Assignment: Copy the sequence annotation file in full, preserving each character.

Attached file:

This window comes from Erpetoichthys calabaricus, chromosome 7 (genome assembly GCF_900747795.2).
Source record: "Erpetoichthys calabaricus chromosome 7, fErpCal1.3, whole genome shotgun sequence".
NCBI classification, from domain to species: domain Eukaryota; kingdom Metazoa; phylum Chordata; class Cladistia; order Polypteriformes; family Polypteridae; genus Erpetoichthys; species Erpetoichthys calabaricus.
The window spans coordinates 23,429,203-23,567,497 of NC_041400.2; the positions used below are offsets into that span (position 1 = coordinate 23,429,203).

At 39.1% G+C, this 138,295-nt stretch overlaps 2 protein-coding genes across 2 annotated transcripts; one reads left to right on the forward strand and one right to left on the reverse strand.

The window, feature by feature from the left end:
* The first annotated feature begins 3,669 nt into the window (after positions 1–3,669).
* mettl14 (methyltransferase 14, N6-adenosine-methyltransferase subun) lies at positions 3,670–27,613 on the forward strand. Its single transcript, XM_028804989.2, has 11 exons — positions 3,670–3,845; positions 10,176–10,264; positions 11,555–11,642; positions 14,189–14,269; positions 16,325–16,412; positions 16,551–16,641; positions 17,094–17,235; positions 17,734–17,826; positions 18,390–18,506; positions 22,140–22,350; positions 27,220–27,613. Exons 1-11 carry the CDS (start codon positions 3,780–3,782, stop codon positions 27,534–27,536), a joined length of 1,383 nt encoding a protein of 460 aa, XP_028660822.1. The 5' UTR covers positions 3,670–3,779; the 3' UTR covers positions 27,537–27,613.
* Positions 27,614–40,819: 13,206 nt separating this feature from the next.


This window comes from Erpetoichthys calabaricus, chromosome 7 (genome assembly GCF_900747795.2).
Source record: "Erpetoichthys calabaricus chromosome 7, fErpCal1.3, whole genome shotgun sequence".
NCBI classification, from domain to species: domain Eukaryota; kingdom Metazoa; phylum Chordata; class Cladistia; order Polypteriformes; family Polypteridae; genus Erpetoichthys; species Erpetoichthys calabaricus.
The window spans coordinates 23,429,203-23,567,497 of NC_041400.2; the positions used below are offsets into that span (position 1 = coordinate 23,429,203).

At 39.1% G+C, this 138,295-nt stretch overlaps 2 protein-coding genes across 2 annotated transcripts; one reads left to right on the forward strand and one right to left on the reverse strand.

The window, feature by feature from the left end:
* The first annotated feature begins 3,669 nt into the window (after positions 1–3,669).
* mettl14 (methyltransferase 14, N6-adenosine-methyltransferase subun) lies at positions 3,670–27,613 on the forward strand. Its single transcript, XM_028804989.2, has 11 exons — positions 3,670–3,845; positions 10,176–10,264; positions 11,555–11,642; positions 14,189–14,269; positions 16,325–16,412; positions 16,551–16,641; positions 17,094–17,235; positions 17,734–17,826; positions 18,390–18,506; positions 22,140–22,350; positions 27,220–27,613. Exons 1-11 carry the CDS (start codon positions 3,780–3,782, stop codon positions 27,534–27,536), a joined length of 1,383 nt encoding a protein of 460 aa, XP_028660822.1. The 5' UTR covers positions 3,670–3,779; the 3' UTR covers positions 27,537–27,613.
* Positions 27,614–40,819: 13,206 nt separating this feature from the next.